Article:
Chicago Officials Begin Migrant Evictions from Shelters

By: Ashmar Mandou

Lawndale News Chicago's Bilingual Newspaper - Local NewsLast weekend, the City of Chicago began evicting migrants from city shelters who have overstayed the 60-day limit, causing confusion. In the first two days of eviction, fewer than 10 migrants were evicted from their shelters, according to the City. Five migrants were forced to leave Monday, while three were evicted Sunday.

Mayor Brandon Johnson’s administration described the eviction policy as a way “decompress” the City’s shelter population. “By encouraging resettlement while also providing case-specific extensions with a focus on health and safety, we are advancing a pathway to stability and self-sufficiency,” said Mayor Johnson. The new policy will place a 60-day shelter stay limit on those remaining migrants. After eviction, they must find alternative housing or re-apply to another shelter. 

“Amidst a broken immigration system, federal inaction, the influx of 36,000 new arrivals since August 2022—with 12,000 of them living in shelters—our city and your administration has acted true to its values, working tirelessly to provide emergency shelter to all new Chicagoans in need. We need an end to this policy, as it doesn’t solve our challenges, it merely exacerbates and displaces them,” said Alderperson Andre Vasquez.

To date, 14,700 people have exited shelter due to resettlement across the Chicago area and 5,200 people have reunited with family and friends through out-migration for a total of 19,900 people supported. Currently, 4,155 of 11,210 shelter residents are being provided support in resettlement efforts and are making progress towards securing housing, according to the City of Chicago.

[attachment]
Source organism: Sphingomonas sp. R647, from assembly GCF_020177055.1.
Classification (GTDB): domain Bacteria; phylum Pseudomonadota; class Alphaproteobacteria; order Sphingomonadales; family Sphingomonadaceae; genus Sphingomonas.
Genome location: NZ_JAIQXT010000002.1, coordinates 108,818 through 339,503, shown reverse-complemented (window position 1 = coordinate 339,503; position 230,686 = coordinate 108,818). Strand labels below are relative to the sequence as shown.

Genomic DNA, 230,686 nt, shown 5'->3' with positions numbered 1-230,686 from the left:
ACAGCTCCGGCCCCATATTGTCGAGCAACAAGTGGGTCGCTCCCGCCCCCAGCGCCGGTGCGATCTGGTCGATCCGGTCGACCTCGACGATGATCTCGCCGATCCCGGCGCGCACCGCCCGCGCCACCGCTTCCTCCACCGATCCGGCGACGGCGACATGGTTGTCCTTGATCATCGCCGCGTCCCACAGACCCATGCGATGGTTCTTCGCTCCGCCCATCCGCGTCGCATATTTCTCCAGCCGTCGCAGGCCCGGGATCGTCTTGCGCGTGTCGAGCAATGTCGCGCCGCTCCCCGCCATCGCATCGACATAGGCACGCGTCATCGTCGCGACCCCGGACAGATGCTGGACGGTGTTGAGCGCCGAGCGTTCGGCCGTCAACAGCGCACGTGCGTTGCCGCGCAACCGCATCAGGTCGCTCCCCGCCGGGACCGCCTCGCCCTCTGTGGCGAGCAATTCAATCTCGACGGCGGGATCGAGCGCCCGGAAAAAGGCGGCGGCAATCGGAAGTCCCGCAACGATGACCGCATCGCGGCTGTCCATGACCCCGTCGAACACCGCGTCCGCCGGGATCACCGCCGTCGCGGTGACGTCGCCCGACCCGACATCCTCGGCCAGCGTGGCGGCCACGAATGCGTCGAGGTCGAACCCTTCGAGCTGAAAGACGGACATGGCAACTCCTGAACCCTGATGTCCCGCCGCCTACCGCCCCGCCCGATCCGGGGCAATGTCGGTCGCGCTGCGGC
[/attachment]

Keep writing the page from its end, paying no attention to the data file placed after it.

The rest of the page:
“For over a year, Chicago has been extending solidarity with our migrant neighbors seeking asylum in the spirit of our values as a sanctuary city. For the first three months of this administration, the city was opening a shelter every nine days. The City of Chicago and the Chicago City Council Latino Caucus feel a deep sense of responsibility to support those coming to our city seeking refuge,” stated the Chicago City Council Latino Caucus. “We will continue to work with Mayor Johnson’s administration to implement a plan to create more shelter space across the city, use tent base camps to relieve police stations as new arrivals wait for shelter, develop communication with organizations at the border and seek partnership with other municipalities to share in the responsibility.”

The city has sought to limit shelter stays to 60 days for the more than 10,000 migrants, requiring them to find housing or apply for other shelter at the city’s “landing zone” for new arrivals after their exit dates arrive. The evictions also come amid a measles outbreak at one of the shelters. The 60-day shelter stay limit was originally announced in the wake of the State’s announcement of increased investment in resettlement services and case management. The new exit dates for this group may be adjusted depending on if they meet eligibility for new extensions and will be added on to their current exit date.

Comments are closed.